Methodist Struggle: 6 things to watch at the Methodist General Conference

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The Methodist church is constantly evolving and remaining relevant to the current situations allowing accommodation to those who differ, that is a beautiful tradition – Mike Ghouse
Courtesy – National Catholic Reporter
The United Methodist Church General Conference convenes once every four years to make policy decisions and set the direction for the denomination.
Beginning May 10, 864 delegates, half of them clergy, will converge on the Oregon Convention Center in Portland for 11 days for the General Conference. More than 40 percent of those delegates will come from outside the U.S.
They’ll consider 1,043 proposals listed in the conference’s legislation tracking system.
Here are six of the most talked-about issues:

  1. LGBT  inclusion
    The United Methodist News Service tallied up more than 100 petitions alone on sexuality.
    Several plans have been proposed to streamline all that legislation, including “The Simple Plan” supported by the Reconciling Ministries Network. That plan would change six paragraphs in the denomination’s Book of Discipline that forbid clergy from marrying same-sex couples and regional conferences from ordaining LGBT clergy. The denomination’s Book of Discipline calls the practice of homosexuality “incompatible with Christian teaching.”
    The Connectional Table, which coordinates Methodist missions, ministries and resources, has proposed the “Third Way Plan” to allow individual clergy to decide whether to perform same-sex unions. It’s similar to “A Way Forward,” another plan that would allow local church bodies to decide whether to perform same-sex marriages, and conferences to decide whether to ordain homosexual clergy.
  2. AbortionSeven petitions suggest changes to the wording of the Book of Discipline’s paragraph on abortion. Several aim to strengthen language about preserving the life of a baby in the womb, while others encourage adoption and protection for health care professionals who do not want to participate in abortions as “a matter of conscience.”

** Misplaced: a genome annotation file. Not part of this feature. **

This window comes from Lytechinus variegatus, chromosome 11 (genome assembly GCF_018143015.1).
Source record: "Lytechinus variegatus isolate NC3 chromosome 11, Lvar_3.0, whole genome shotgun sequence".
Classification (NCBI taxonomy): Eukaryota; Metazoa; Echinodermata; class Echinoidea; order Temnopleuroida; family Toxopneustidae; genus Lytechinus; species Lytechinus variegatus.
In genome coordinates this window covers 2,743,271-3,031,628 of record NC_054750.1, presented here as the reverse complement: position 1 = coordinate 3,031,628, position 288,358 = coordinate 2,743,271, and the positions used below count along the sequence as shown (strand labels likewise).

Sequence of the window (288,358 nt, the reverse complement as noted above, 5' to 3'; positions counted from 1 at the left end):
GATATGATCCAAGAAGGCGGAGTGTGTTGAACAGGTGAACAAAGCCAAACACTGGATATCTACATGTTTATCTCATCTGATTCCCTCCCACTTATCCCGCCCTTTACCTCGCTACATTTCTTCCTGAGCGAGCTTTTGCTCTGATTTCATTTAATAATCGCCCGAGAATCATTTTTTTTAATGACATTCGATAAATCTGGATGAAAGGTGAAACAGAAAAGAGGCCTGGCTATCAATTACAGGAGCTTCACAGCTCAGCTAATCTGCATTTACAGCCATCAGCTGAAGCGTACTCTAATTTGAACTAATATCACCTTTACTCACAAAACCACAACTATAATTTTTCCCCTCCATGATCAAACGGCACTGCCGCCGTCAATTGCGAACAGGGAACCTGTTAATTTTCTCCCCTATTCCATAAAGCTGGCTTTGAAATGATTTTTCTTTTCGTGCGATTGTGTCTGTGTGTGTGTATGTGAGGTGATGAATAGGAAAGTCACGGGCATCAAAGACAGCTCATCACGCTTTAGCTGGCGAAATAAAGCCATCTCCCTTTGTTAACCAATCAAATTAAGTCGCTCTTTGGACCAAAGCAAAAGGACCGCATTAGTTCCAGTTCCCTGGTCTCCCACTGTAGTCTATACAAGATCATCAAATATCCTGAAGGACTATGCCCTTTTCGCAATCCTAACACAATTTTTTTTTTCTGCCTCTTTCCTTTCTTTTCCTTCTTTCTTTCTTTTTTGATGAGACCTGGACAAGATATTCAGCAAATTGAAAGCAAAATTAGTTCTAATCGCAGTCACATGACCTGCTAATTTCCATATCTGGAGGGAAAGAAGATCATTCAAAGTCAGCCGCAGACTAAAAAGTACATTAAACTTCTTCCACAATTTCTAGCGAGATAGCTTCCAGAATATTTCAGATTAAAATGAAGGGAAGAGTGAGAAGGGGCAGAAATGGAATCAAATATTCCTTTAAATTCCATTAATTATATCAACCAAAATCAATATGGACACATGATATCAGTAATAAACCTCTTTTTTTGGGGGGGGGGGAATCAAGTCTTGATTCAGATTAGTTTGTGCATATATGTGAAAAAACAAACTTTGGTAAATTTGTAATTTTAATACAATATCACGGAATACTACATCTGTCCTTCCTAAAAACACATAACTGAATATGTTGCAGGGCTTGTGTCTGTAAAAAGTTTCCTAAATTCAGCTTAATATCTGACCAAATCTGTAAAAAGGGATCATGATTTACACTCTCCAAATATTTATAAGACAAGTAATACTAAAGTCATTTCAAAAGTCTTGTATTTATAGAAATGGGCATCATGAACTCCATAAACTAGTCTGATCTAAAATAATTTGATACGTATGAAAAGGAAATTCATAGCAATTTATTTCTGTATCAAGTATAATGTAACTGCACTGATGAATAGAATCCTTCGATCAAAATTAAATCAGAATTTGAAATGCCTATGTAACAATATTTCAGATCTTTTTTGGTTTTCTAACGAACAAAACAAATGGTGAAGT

Another petition, submitted by five annual conferences, encourages the General Board of Church and Society and the United Methodist Women to withdraw their membership in the Religious Coalition for Reproductive Choice, which it calls a “one-sided political lobby that opposes all disapproval or limitation of abortion.”
  3. Religious Freedom 
    The General Board of Global Ministries has proposed a resolution calling on Methodists to “honor, respect, and advocate for religious freedom for all faith communities” and urging all governments to do the same.
  4. Welcoming immigrants and refugees At least three pieces of legislation address the needs of immigrants and refugees.
    One would update figures in the Book of Disciple about the number of migrants who have died crossing the border between the U.S. and Mexico — more than 3,860 between the years 1994 and 2009, it said. It also would direct churches to “welcome newly arriving immigrants into our congregations” and push a path to citizenship.
    Yet another proposal would expand a section in the Book of Resolutions on Global Migration and the Quest for Justice.
    And a new resolution titled “Housing for Persons on the Margins” would direct churches to work together to create housing for immigrants and refugees, among others.
  5. Divestment from companies supporting Israeli-Palestinian conflict our resolutions prepared by the United Methodist Kairos Response ask the Methodist denomination to divest from Caterpillar, Motorola Solutions and Hewlett-Packard — companies that profit from Israel’s occupation of Palestinian lands — and end any other investments that relate to illegal settlements. The church already opposes the occupation of the West Bank and East Jerusalem.
    Kairos Response isn’t the only group encouraging divestment; an advocacy group called Fossil Free UMC is calling on the church to divest from fossil fuel companies as well.
  6.  Gun violence 
    A new resolution calls on Methodists not only to support those who have been affected by gun violence in their communities, but also to advocate for laws meant to prevent or reduce gun violence.